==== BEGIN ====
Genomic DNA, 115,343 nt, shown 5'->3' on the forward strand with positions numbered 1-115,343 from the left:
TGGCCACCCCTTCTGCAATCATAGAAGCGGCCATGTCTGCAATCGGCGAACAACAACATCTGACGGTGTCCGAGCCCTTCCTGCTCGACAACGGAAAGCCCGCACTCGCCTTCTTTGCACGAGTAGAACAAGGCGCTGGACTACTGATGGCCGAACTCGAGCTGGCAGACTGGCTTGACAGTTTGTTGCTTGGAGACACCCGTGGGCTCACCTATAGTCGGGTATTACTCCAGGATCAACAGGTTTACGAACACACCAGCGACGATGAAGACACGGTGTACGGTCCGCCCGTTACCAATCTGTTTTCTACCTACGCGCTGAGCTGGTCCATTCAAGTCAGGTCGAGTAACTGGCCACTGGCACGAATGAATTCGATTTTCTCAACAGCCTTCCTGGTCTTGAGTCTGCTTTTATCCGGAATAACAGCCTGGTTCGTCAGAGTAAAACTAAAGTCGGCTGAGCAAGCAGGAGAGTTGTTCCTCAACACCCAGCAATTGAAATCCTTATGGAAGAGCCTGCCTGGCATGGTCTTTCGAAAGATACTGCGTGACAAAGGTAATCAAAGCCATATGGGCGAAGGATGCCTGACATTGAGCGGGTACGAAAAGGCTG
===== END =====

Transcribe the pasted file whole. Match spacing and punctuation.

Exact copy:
Genomic DNA, 115,343 nt, shown 5'->3' on the forward strand with positions numbered 1-115,343 from the left:
TGGCCACCCCTTCTGCAATCATAGAAGCGGCCATGTCTGCAATCGGCGAACAACAACATCTGACGGTGTCCGAGCCCTTCCTGCTCGACAACGGAAAGCCCGCACTCGCCTTCTTTGCACGAGTAGAACAAGGCGCTGGACTACTGATGGCCGAACTCGAGCTGGCAGACTGGCTTGACAGTTTGTTGCTTGGAGACACCCGTGGGCTCACCTATAGTCGGGTATTACTCCAGGATCAACAGGTTTACGAACACACCAGCGACGATGAAGACACGGTGTACGGTCCGCCCGTTACCAATCTGTTTTCTACCTACGCGCTGAGCTGGTCCATTCAAGTCAGGTCGAGTAACTGGCCACTGGCACGAATGAATTCGATTTTCTCAACAGCCTTCCTGGTCTTGAGTCTGCTTTTATCCGGAATAACAGCCTGGTTCGTCAGAGTAAAACTAAAGTCGGCTGAGCAAGCAGGAGAGTTGTTCCTCAACACCCAGCAATTGAAATCCTTATGGAAGAGCCTGCCTGGCATGGTCTTTCGAAAGATACTGCGTGACAAAGGTAATCAAAGCCATATGGGCGAAGGATGCCTGACATTGAGCGGGTACGAAAAGGCTG